RUCKER: I am. I'm hearing that they're trying to work together.
RUCKER: They're both under extraordinary pressure, as are others in the White House. The president, in addition to being upset about all the things Gloria mentioned, is frustrated that he's now entering week seven without any signature accomplishments and he's looking back eight years ago to the things that Barack Obama was able to do in his first month or two in office, the stimulus bill, a number of - a number of other big-ticket items and Trump just doesn't yet have anything big that he can claim as a big accomplishment. There have been executive orders, there have been speeches, but there's no big legislative piece and he's frustrated. He wants health care to move. You know, he wants immigration to get going. He wants this infrastructure plan and he feels like his staff is not moving fast enough and hard enough.
BASH: Well, that is understandable. It has been a slow process.
BASH: Gloria, I want to tell you about something that Sean Spicer just told the press corps inside the White House. He said that there's quote, "no question something happened" regarding wiretap claims that the president made over the weekend, even though he, just like the president, didn't offer any proof. Doubling down, tripping down, does that surprise you?
BORGER: No. Look, I think if you're in the White House now, you're - you're continually running around trying and justify what it is the president has tweeted. So, for example, earlier Sean Spicer called for a congressional investigation into this. But we've - we've heard what Comey has asked the Justice Department to do. The FBI director has said, look, there wasn't any. Just, you know, DOJ, please tell everyone there wasn't any. And in doing that, and in letting that be leaked, what the FBI director has said is, we didn't do that. The president never - President Obama never did that. He never got the approval to do that. And so I think you have a White House staff just eternally trying to justify whatever it is that President Trump tweets about.
BASH: And, Phil, before we let you go, I just have to ask, I was told by a source who is in contact with the president over the weekend that maybe the president is realizing that he needs a, quote/ unquote, James Baker type. A senior statesman. Somebody who understands Washington and who the president can sort of see as somebody who can guide him in a way that he doesn't feel that maybe he has right now.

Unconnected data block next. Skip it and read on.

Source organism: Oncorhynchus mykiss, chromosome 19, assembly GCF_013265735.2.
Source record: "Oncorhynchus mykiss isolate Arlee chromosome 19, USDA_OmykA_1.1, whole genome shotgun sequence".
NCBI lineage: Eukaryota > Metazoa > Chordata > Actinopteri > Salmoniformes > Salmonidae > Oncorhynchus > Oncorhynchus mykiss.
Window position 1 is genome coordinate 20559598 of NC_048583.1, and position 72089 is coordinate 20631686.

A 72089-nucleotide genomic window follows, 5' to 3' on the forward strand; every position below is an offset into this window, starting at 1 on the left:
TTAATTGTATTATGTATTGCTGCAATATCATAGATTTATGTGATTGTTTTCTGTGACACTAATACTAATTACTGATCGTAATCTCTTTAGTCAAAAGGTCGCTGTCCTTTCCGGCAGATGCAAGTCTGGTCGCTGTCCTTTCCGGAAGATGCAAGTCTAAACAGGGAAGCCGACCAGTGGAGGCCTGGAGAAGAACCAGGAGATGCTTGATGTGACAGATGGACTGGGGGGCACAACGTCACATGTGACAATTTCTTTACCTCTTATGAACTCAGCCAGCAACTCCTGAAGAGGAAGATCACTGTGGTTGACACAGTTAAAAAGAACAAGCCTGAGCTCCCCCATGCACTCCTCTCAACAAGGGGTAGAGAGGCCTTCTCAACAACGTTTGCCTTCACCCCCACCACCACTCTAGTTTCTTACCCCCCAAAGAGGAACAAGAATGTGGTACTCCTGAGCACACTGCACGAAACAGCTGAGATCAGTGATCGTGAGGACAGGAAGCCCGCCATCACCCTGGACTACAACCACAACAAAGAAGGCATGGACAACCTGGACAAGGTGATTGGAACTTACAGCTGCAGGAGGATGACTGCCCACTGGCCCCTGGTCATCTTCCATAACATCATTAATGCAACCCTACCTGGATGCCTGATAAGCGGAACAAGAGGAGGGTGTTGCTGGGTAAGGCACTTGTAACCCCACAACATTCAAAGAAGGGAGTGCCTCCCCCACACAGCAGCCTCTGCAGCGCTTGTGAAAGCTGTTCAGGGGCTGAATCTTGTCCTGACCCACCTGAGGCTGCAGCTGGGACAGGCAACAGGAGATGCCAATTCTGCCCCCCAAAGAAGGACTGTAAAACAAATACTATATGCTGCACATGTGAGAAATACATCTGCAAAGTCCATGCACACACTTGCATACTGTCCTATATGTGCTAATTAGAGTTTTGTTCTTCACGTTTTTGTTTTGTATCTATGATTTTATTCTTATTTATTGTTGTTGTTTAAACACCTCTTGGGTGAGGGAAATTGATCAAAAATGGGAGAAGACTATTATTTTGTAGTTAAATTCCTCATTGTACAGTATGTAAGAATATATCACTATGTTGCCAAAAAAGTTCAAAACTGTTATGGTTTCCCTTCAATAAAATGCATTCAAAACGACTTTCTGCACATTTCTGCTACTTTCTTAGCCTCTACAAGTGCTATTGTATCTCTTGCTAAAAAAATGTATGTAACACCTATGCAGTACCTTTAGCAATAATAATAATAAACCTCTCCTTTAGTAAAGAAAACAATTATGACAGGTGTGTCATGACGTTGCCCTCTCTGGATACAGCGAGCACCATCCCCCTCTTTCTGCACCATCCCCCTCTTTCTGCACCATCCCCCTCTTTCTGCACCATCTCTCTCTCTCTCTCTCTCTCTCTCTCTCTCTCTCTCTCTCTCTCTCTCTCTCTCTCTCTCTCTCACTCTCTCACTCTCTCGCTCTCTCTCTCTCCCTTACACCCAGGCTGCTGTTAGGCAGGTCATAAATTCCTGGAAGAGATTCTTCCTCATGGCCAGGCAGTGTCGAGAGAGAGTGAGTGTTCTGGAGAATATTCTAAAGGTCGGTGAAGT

BASH: Do you think that's, knowing what you know about the White House and the president, do you think that's at all possible? Does that person exist?
RUCKER: You know, I don't know who that person would be. I think James Baker is not interested in the job. But there are some people who have been floating around on the outside, like Chris Christie, the New Jersey governor, for example, had lunch with Trump a couple of weeks ago and is seen as somebody who, if things got really in a difficult position for Trump, could potentially come in and help restore some order. I think for now Reince Priebus is safe as the chief of staff and he's trying to create some order and get these trains running in a smoother fashion on his own with the existing White House team. But certainly the president is talking to friends about their performance and about, you know, weighing some possibilities for what he could do down the road.
BORGER: You know, Dana, I think that - I think that Donald Trump thinks he's his own Jim Baker and I think -
BORGER: I think that may be part of the problem.
BASH: Yes, and it's really hard to keep trains running on time when the president pushes them off track with his early morning tweets.
Thank you both so much for your great reporting and insights.
RUCKER: Thank you.
BASH: Gloria and Phil, thanks.
And up next, reaction is pouring in from overseas on the president's new travel ban. We've got reporters live in Iraq, in Turkey, and Iran and we're going to take you there.
Plus, is there anything substantial at all behind President Trump's wiretap claim? We're going to ask a Democratic member of the Senate Intelligence Committee, next.
[14:28:41] BASH: President Trump's travel ban take two. Iraqis should no longer have any trouble getting into the U.S. after the president revised the travel ban and removed Iraq from the list. You'll remember, of course, that the president's original executive order was rolled out into chaos and confusion. At airports across the nation, protests ensued and eventually a federal court blocked it. But the new, softer order makes clear that lawful permanent residents, otherwise known as green card holders, or those with a visa, are excluded from the ban.
We have a lot of angles to talk about on this story and we have them covered across the globe starting with CNN's international correspondent Ben Wedeman. He's going to be live for us in Irbil, Iraq. Arwa Damon is live in Istanbul, Turkey. CNN's Nick Valencia is in Clarkson, Georgia, speaking with immigrant about the ban. And also Ramin Mostaghim, reporter for "The L.A. Times," live with us from Tehran, Iran.
Ben, we want to start with you. What is the Trump administration's rationale for removing Iraq? Or as I ask that question, I should probably ask, what do you think their rational was to put them out in the first place given the fact that Iraq has been a partner of the U.S. and the U.S. has American troops there still?
[14:30:00] BEN WEDEMAN, CNN SENIOR INTERNATIONAL CORRESPONDENT: Well, the original rationale for the 27th of January travel order was probably that ISIS did, at the time, control a large part of the country, that is where it got its start. But